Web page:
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Filing a False Police Report

You used to get along really well with your next-door neighbor, but the relationship has quickly soured. His raucous, all-night party (which kept your infant awake until dawn) was the final straw, prompting you to call the police. But since they didn't break up the party or even knock on his door, you've decided to get your revenge by filing a police report claiming your neighbor stole your bike (which, in reality, you had lent him a couple of weeks ago).

But soon after the police show up at your neighbor's house, they're knocking on your front door. Turns out, your neighbor showed them a text message exchange in which you've agreed to lend him your bike. Now you're the one facing criminal charges for filing a false police report.

This is an example of speech that is not protected by the First Amendment and is in fact considered a crime against justice itself. Legal specifics vary by jurisdiction, but the following information provides a general overview of the crime.

Filing a False Police Report: Elements of the Crime

If you file a police report that turns out to be inaccurate or even completely false, it doesn't necessarily mean a crime has been committed. A person's memory may be unreliable, or they may have relied on false information when filing the report. But the bottom line is that the individual must have known the report was false when filing it in order to be charged with a crime. Thus, the elements of the crime are as follows:

  1. The defendant filed a report with a peace officer (may include district attorneys, attorneys general, etc.); and
  2. The defendant knew (or had reason to believe) the report was false.

Depending on the jurisdiction and the details of the case, the prosecutor also may be required to prove that the defendant made the false statement with the intent to interfere with the criminal justice system. For instance, someone in a criminal gang files a false police report against the member of a rival gang in order to "take the heat off" one of their own.

Charges and Penalties

Most jurisdictions (California Penal Code § 148.5, for example) charge an individual who knowingly files a false police report with a misdemeanor. Under California law a conviction can land you in county jail for up to six months, in addition to fines, possible probation, counseling, and/or community service. But judges have some discretion with sentencing and will likely consider such factors as the defendant's criminal history, motive for making the false report, and the consequences of the report (Was an innocent person taken into custody as a result?).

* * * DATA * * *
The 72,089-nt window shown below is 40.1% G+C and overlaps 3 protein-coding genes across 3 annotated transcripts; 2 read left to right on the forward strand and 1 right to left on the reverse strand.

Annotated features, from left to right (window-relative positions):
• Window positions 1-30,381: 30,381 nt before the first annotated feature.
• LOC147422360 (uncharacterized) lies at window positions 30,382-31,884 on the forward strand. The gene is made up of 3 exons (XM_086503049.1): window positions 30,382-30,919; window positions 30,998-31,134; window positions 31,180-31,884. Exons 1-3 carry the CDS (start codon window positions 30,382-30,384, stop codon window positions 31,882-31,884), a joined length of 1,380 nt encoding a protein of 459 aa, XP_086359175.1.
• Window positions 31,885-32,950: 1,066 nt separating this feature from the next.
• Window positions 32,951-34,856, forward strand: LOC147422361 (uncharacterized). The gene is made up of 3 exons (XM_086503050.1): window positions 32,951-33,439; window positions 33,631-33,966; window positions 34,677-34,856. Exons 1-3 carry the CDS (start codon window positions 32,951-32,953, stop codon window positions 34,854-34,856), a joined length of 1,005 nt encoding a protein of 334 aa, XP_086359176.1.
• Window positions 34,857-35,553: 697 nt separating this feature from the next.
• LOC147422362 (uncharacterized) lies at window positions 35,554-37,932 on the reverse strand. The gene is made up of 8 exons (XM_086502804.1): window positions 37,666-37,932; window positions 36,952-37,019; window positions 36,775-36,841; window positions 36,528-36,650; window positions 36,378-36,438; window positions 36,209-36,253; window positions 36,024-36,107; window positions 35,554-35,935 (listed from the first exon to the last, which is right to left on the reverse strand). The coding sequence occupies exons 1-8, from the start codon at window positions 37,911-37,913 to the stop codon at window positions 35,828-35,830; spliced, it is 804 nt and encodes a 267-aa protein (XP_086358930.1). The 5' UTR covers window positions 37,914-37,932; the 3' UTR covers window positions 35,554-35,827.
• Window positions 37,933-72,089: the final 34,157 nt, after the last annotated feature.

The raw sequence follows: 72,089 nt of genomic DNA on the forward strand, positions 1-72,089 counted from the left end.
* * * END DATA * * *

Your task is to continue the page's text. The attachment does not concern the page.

Also, the false report may be linked to other criminal activity, such as the intent to obstruct justice (hinder an investigation) or the commission of insurance fraud (falsely claiming something was stolen or damaged in order to collect on a claim). Filing a false report of terrorism (including reports of bomb threats) is charged as a serious felony under most state laws. Michigan law, for example, imposes a prison sentence of up to 20 years for such false reports. Federal code also addresses this (18 U.S.C. § 35, but in a more general manner).

Civil Liability for False Police Reports

If you file a false police report, there's a very good chance that you could be held liable for defamation, intentional infliction of emotional distress, or other damages directly resulting from your actions. Using the example of the false stolen bike report, what if your neighbor's reputation was damaged after being visited by the police? Perhaps he lost his job after word got out that he had allegedly stolen something? Also, it's reasonable to expect such an experience to cause profound stress (i.e., "emotional distress").

Some jurisdictions don't require proof of such damages and will allow defamation per se claims to be filed by someone who was the target of a false police statement.

Charged With Filing a False Police Report? Get a Free Case Review

So perhaps you didn't have all of your facts straight when you filed that police report, but meant well. Or perhaps you just made a huge mistake when you decided to retaliate against your neighbor. Either way, you have the right to a defense attorney. Get a free and confidential case evaluation from a local attorney today.

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